Step 17. Create ResolveDialog class with corresponding layout resolve_dialog.xml and add the code below. This class will display a dialog where the user will type in the anchor id. See code on Github.

Step 18. Add the following methods inside ArCoreActivity.kt class.

private fun initListeners() {clear_button.setOnClickListener { setCloudAnchor(null)}
resolve_button.setOnClickListener(View.OnClickListener {
ResolveDialog(this,object : ResolveDialog.PositiveButtonListener {override fun onPositiveButtonClicked(dialogValue: String) {resolveAnchor(dialogValue)}}).show()
})
arCoreFragment?.setOnTapArPlaneListener { hitResult: HitResult, plane: Plane, _: MotionEvent ->if (plane.type != Plane.Type.HORIZONTAL_UPWARD_FACING || appAnchorState != AppAnchorState.NONE) {}val newAnchor = arCoreFragment?.arSceneView?.session?.hostCloudAnchor(hitResult.createAnchor())setCloudAnchor(newAnchor)appAnchorState = AppAnchorState.HOSTINGToast.makeText(this, "Now hosting anchor...", Toast.LENGTH_LONG).show()arCoreFragment?.let { placeWolf(it, cloudAnchor, Uri.parse("Wolf_One_obj.sfb")) }}}

This method is responsible for settings listeners on clear and resolve buttons. It also sets the TapArPlaneListener on arCoreFragment and hides the plane discovery controller to disable the hand gesture (optional). When the clear button is tapped, we set the cloudAnchor to null. When an upward facing plane is tapped, we create an Anchor and pass it to setCloudAnchor function. Then we call placeObject() on the cloudAnchor, placing our 3D wolf at the tapped point.

fun showMessage(message: String) {Toast.makeText(this, message, Toast.LENGTH_LONG).show()}

As the name says, showMessage() method displays some messages to the users using Toast.

private fun setCloudAnchor(newAnchor: Anchor?) {if (cloudAnchor != null) {cloudAnchor?.detach()}cloudAnchor = newAnchorappAnchorState = AppAnchorState.NONE}

This method ensures there is only one cloud anchor at any point in time.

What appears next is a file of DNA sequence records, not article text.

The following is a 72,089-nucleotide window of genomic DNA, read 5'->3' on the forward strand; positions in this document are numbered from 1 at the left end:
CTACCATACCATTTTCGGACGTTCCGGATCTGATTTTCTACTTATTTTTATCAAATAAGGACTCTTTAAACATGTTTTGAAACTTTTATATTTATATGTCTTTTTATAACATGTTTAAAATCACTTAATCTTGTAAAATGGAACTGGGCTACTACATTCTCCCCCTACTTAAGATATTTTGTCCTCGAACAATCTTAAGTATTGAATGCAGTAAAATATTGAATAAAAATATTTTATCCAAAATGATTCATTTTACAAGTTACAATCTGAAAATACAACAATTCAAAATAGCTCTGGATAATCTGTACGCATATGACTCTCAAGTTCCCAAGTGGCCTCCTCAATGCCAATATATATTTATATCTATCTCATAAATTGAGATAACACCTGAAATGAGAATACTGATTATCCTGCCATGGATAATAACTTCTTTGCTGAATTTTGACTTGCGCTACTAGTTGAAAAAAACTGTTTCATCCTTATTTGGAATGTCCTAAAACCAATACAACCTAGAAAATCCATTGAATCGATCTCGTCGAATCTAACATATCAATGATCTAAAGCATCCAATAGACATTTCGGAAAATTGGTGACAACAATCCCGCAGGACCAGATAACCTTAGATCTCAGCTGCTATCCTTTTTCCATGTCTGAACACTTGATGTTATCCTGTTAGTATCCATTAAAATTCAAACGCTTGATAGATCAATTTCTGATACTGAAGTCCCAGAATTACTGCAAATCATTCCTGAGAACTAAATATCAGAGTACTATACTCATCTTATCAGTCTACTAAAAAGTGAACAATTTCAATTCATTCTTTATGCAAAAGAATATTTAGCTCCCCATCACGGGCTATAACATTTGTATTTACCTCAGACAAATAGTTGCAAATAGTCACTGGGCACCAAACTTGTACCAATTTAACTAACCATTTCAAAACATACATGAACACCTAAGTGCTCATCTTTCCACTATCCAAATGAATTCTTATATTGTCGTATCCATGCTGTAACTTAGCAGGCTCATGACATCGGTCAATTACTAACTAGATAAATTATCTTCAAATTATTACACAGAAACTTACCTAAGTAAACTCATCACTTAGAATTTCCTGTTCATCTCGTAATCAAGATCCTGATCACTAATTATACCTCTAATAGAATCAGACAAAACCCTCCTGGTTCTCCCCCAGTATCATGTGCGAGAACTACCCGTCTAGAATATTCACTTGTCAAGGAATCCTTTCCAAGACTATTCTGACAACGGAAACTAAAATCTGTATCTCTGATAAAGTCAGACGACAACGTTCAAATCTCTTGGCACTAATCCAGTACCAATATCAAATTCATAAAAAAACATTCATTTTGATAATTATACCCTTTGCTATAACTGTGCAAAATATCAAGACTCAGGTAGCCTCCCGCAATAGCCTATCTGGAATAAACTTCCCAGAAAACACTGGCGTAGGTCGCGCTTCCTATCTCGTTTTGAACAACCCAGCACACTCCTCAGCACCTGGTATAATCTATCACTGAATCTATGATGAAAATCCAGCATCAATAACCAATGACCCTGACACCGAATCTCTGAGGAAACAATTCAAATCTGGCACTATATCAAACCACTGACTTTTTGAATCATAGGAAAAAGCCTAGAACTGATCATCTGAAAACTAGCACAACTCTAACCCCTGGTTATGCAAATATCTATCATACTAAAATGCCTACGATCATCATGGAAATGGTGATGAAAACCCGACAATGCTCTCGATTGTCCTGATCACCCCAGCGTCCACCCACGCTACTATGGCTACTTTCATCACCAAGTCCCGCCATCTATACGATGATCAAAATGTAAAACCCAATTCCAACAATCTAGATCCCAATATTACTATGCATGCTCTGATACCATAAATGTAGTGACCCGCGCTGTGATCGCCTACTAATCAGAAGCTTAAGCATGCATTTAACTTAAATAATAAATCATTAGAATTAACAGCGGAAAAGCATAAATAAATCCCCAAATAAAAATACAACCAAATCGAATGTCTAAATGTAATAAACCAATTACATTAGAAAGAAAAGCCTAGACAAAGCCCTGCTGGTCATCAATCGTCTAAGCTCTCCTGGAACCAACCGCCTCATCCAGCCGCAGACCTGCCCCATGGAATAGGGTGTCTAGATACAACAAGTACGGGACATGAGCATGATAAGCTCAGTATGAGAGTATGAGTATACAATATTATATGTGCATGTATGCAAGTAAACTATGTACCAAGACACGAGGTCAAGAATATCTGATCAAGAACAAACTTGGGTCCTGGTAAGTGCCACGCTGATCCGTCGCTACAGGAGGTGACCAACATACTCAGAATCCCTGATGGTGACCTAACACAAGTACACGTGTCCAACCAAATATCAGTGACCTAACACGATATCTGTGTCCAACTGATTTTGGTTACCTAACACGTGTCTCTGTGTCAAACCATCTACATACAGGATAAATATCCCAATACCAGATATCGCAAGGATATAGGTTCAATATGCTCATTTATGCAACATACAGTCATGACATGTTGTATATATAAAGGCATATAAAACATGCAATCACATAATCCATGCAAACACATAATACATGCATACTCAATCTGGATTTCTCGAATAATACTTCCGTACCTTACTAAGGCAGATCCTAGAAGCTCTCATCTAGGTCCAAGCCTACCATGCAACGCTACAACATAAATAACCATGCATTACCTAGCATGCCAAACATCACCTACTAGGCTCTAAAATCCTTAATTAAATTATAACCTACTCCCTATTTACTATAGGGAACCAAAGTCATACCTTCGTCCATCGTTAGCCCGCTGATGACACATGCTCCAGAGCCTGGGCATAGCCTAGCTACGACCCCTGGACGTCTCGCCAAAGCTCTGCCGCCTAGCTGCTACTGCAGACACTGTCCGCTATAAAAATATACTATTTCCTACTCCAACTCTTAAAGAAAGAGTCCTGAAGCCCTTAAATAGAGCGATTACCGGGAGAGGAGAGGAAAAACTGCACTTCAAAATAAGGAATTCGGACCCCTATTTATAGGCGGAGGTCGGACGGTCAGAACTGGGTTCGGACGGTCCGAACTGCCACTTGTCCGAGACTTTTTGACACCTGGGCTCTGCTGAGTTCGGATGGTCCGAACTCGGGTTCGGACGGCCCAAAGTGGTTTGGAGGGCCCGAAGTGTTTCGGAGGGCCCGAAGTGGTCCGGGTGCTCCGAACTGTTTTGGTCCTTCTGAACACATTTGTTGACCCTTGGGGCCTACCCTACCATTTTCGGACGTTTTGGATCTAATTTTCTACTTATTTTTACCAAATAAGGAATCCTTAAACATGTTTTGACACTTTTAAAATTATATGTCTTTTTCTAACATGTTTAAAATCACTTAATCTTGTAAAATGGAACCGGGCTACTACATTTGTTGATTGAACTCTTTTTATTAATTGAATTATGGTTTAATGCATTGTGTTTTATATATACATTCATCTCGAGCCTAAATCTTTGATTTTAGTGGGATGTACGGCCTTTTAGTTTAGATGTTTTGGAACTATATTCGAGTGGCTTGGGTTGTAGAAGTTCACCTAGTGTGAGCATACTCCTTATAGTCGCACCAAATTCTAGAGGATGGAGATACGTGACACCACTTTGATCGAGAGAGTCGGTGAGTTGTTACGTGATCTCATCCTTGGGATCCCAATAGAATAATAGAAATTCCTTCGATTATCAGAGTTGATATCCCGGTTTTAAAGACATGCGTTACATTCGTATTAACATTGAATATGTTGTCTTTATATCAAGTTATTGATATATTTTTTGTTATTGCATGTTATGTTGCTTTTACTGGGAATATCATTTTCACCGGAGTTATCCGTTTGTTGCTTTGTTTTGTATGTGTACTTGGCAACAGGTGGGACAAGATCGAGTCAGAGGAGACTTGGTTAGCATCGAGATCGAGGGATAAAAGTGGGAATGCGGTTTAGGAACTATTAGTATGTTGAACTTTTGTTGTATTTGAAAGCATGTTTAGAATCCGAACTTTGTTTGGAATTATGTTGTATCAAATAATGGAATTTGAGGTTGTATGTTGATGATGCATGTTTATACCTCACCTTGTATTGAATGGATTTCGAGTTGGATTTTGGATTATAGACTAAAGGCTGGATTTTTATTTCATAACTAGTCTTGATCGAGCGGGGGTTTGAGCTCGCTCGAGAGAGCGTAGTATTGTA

@Synchronizedprivate fun updateAnchorIfNecessary() {if (appAnchorState != AppAnchorState.HOSTING && appAnchorState != AppAnchorState.RESOLVING) {return}val cloudState = cloudAnchor?.cloudAnchorStatecloudState?.let {it->if (appAnchorState == AppAnchorState.HOSTING) {if (it.isError) {Toast.makeText(this, "Error hosting anchor.. $it", Toast.LENGTH_LONG).show()appAnchorState = AppAnchorState.NONE} else if (it == Anchor.CloudAnchorState.SUCCESS) {firebaseDatabaseManager?.nextShortCode(object :    FirebaseDatabaseManager.ShortCodeListener {override fun onShortCodeAvailable(shortCode: Int?) {if (shortCode == null) {showMessage("Could not get shortCode")return}cloudAnchor?.let {firebaseDatabaseManager?.storeUsingShortCode(shortCode,it.cloudAnchorId)}showMessage("Anchor hosted! Cloud Short Code: $shortCode")}})appAnchorState = AppAnchorState.HOSTED}} else if (appAnchorState == AppAnchorState.RESOLVING) {if (it.isError) {Toast.makeText(this, "Error hosting anchor.. $it", Toast.LENGTH_LONG).show()appAnchorState = AppAnchorState.NONE} else if (it == Anchor.CloudAnchorState.SUCCESS) {Toast.makeText(this, "Anchor resolved successfully", Toast.LENGTH_LONG).show()appAnchorState = AppAnchorState.RESOLVED}}}}

This method checks the anchor state and updates it if necessary.

Step 19. Paste below code inside onCreate() method.

override fun onCreate(savedInstanceState: Bundle?) {super.onCreate(savedInstanceState)setContentView(R.layout.activity_arcore)arCoreFragment =  supportFragmentManager.findFragmentById(R.id.sceneform_fragment) as ArCoreFragment?arCoreFragment?.planeDiscoveryController?.hide()arCoreFragment?.arSceneView?.scene?.addOnUpdateListener {Scene.OnUpdateListener { p0 ->  updateAnchorIfNecessary() }}arCoreFragment?.arSceneView?.scene?.addOnUpdateListener { p0 ->    updateAnchorIfNecessary() }firebaseDatabaseManager = FirebaseDatabaseManager(this)
initListeners()
}

Step 20. Build your project and run it on your hardware connected device.

The full code is available on Github.

That’s all! Do not hesitate to let a comment below with your feedback. Enjoy coding!

https://www.zipperstudios.co

Zipper Studios is a group of passionate engineers helping startups and well-established companies build their mobile products. Our clients are leaders in the fields of health and fitness, AI, and Machine Learning. We love to talk to likeminded people who want to innovate in the world of mobile so drop us a line here.

Zipper Studios

At Zipper Studios we help startups and well established companies build their mobile products. (www.zipperstudios.co)

Thanks to Liviu Iuga and Vlad Negrea

Loredana Petrea

Written by

Android developer at Zipper Studios

Zipper Studios

At Zipper Studios we help startups and well established companies build their mobile products. (www.zipperstudios.co)